Last quarter, 68% of our diabetic patients had an A1C of less than 9%. Talk with your provider to discuss the right options for you, including programs such as DEEP.

Diabetes Empowerment Education Program – DEEP

WHEN:
July 10, 2019 – August 14, 2019
1:00 pm – 3:00 pm

WHERE:
Kelleys Island School
528 Division Street, Kelleys Island

COST:
Free

CONTACT:
Serving Our Seniors /Tina Elmlinger
419-624-1856

The presenter is Tina Elmlinger, Healthcare Advocate Trainer. Classes are held once a week for six weeks for Erie County residents who are aged 60 or older and are pre-diabetic or diabetic. A spouse or caregiver may also attend. Advanced registration is required, 419-624-1856. Please call and leave your name, phone number and the name of the program you wish to attend. If the class is cancelled, you will be notified.

For additional date and locations contact Serving Our Seniors at 419-624-1856.

Diabetes News – June 2019

June is National Fresh Fruit and Vegetable Month

Read more

Diabetes News – May 2019

Diabetes News – April 2019

April is National Gardening Month

What Are Some of the Health Benefits of Gardening With Diabetes?

Exercise is one of the main benefits.

Did you know to clear land for 30 minutes burns around 200 calories while weeding for 30 minutes burns about 182 calories, and planting bulbs or seeds for half an hour burns about 162 calories?

Bending, walking and stretching all help keep your heart and body healthy. Use rainwater collected in a barrel to water plants with an old-style watering can rather than using a hosepipe or sprinkler system. This method adds to the number of steps you do each day, tones up arms and avoids water wastage too.

Growing your own produce means you are much more likely to want to eat it. Nothing beats the flavor of something you have made from scratch with your own ingredients. Think of all the yummy dishes you can create, like this one:

Tomato Cucumber Salad        

Ingredients

  • 2 cups tomatoes, cut into bite sized pieces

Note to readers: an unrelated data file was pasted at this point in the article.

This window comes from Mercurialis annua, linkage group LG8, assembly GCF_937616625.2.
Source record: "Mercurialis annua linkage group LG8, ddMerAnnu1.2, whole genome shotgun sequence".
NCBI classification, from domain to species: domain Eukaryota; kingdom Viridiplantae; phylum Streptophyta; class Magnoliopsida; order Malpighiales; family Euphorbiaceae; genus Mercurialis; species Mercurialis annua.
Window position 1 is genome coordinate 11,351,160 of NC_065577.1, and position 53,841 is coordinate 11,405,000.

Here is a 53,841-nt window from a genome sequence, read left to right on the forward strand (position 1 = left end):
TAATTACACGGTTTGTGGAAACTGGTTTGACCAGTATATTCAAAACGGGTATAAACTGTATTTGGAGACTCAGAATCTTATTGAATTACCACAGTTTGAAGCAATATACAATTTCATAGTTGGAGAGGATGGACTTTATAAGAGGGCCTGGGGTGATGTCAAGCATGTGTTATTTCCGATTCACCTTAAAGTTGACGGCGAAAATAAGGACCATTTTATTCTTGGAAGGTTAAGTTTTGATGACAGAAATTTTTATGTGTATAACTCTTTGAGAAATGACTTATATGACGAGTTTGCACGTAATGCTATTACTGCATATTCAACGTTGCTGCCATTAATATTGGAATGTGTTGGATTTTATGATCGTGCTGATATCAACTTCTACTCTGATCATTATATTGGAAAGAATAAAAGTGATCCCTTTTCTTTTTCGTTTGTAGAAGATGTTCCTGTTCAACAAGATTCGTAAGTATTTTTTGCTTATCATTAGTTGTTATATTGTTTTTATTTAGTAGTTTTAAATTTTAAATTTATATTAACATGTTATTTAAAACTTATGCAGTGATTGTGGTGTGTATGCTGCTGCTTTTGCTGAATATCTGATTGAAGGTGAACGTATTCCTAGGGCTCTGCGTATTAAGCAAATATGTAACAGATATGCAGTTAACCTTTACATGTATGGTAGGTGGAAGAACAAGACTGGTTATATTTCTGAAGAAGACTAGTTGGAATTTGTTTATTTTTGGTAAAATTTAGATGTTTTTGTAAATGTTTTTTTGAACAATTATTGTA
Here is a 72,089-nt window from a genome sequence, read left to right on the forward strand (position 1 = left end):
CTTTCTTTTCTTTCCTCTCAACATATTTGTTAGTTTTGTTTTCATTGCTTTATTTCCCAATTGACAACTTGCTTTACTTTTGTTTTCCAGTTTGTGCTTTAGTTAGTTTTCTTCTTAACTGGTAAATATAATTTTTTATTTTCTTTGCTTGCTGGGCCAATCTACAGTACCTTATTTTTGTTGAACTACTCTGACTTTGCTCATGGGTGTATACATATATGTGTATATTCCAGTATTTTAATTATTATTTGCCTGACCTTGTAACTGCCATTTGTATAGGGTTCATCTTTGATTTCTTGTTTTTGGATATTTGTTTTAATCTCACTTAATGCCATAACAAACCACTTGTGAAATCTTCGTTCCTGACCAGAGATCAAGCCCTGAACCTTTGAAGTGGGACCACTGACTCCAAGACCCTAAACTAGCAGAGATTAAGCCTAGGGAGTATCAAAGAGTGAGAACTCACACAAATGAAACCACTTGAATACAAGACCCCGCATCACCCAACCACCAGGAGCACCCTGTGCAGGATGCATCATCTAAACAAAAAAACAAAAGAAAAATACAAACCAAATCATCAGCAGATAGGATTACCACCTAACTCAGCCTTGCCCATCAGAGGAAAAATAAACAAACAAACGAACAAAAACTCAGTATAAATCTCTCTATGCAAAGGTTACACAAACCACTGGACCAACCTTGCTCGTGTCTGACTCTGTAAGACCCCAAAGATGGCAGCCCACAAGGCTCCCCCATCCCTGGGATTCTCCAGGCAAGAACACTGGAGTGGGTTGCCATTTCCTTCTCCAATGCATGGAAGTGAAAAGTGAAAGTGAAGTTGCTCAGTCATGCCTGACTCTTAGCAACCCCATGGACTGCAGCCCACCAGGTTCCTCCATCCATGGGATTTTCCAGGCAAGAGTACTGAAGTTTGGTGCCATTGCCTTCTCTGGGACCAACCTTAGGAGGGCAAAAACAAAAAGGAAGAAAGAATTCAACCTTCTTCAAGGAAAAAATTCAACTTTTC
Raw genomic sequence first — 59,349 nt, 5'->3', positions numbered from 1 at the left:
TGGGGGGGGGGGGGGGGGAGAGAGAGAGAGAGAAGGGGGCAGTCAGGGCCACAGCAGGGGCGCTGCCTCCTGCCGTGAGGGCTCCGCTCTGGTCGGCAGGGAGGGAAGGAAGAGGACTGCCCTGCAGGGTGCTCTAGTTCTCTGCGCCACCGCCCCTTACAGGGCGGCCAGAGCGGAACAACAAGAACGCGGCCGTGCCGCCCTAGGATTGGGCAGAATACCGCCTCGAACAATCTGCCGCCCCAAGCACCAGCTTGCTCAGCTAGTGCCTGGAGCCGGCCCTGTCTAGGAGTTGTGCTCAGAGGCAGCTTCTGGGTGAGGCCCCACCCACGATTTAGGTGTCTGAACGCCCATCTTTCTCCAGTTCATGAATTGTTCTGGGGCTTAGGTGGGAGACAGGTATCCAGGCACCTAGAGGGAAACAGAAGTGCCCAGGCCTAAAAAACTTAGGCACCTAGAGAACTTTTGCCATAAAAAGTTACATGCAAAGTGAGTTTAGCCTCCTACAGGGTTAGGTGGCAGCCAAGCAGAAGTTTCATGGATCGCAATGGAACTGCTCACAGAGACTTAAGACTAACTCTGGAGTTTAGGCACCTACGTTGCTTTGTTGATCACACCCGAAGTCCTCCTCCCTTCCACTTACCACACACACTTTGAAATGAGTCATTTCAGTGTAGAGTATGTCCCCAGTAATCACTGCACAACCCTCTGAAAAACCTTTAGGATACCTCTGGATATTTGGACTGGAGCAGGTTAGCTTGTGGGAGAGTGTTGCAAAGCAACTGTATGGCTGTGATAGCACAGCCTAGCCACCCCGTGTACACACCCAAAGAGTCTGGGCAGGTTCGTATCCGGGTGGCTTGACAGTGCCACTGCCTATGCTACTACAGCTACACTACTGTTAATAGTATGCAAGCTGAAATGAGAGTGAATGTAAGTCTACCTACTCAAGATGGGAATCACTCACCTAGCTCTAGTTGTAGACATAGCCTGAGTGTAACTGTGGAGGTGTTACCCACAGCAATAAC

(cherry and Roma tomatoes work well)

  • 3 cups cucumbers, sliced into 1/4” coins
  • 3 teaspoons olive oil
  • 1 teaspoon red wine vinegar
  • salt and freshly ground black pepper, to taste
  • 2 Tablespoons red onions, diced
  • 2 Tablespoons fresh basil leaves, chopped

Instructions

  1. Add cherry tomatoes and cucumbers to a bowl. 
  2. Drizzle olive oil and vinegar on top. Season with salt and pepper.
  3. Toss everything to coat. Garnish with diced red onion and fresh basil.
  4. Chill, covered in refrigerator until ready to serve.

COMMUNITY OFFERINGS:

HEALTH & WELLNESS SCREENING – offered by Firelands Regional Medical Center

You must Pre-register for all Lab Work at 419-557-7840.

Norwalk Health & Wellness Screening

Dr. Ruggles’ Office 348 Milan Ave. Suite 2 Norwalk, OH

Saturday April 20, 2019

7:30 AM – 9:30 AM

Castalia Health & Wellness Screening

Dr. Kuns’ Office 101 South Washington Castalia, OH

Saturday May 11

7:30 AM – 9:30 AM

Health & Wellness Screenings include:

  • Complete Blood Count with Metabolic & Lipid Panel (No Eating or Drinking for 12 Hours – Water Allowed – includes liver and kidney function studies, fasting blood sugar, thyroid, cholesterol, HDL/LDL and triglyceride levels along with a complete blood count.) – $45;
  • Hemoglobin A1C (A three month report card on how well your blood sugars have been running. A test used to diagnose diabetes and/or to evaluate how well your treatment plan is working.) – $25;
  • PSA (Prostate Specific Antigen)- $30;
  • Vitamin D – $35;
  • TSH – $25

Diet and exercise are an essential part of diabetes management. So is routine testing.

The A1C test—also known as the hemoglobin A1C or HbA1c test—is a simple blood test that measures your average blood sugar levels over the past 3 months. It’s one of the commonly used tests to diagnose prediabetes and diabetes, and is also the main test to help you and your health care team manage your diabetes. Higher A1C levels are linked to diabetes complications, so reaching and maintaining your individual A1C goal is really important if you have diabetes.

Last quarter, 68% of our diabetic patients had an A1C of less than 9%. Talk with your provider to discuss the right options for you, including programs such as DEEP.

Diabetes Empowerment Education Program – DEEP

WHEN:

April 10, 2019– May 15, 2019            5:30 pm – 7:30 pm

WHERE:

Townsend School Computer Lab
207 Lowell Street, Castalia

COST:

Free

CONTACT:

Serving Our Seniors /Tina Elmlinger

419-624-1856

The presenter is Tina Elmlinger, Healthcare Advocate Trainer. Classes are held once a week for six weeks for Erie County residents who are aged 60 or older and are pre-diabetic or diabetic. A spouse or caregiver may also attend. Advanced registration is required419-624-1856. Please call and leave your name, phone number and the name of the program you wish to attend. If the class is cancelled, you will be notified.

Additional dates and locations:

WHEN:

April 22, 2019 – May 27, 2019           5:00 pm – 7:00 pm

WHERE:

Ritter Library

5680 Liberty Avenue, Vermilion

WHEN:

May 9, 2019 – June13, 2019              6:00 pm – 8:00 pm

WHERE:

Sandusky Library       

114 E Adams Street, Sandusky

WHEN:

July 10, 2019 – August 14, 2019        1:00 pm – 3:00 pm

WHERE:

Kelleys Island School

528 Division Street, Kelleys Island

Cost is free, but you must pre-register.

Diabetes News – March 2019

Diabetes News – February 2019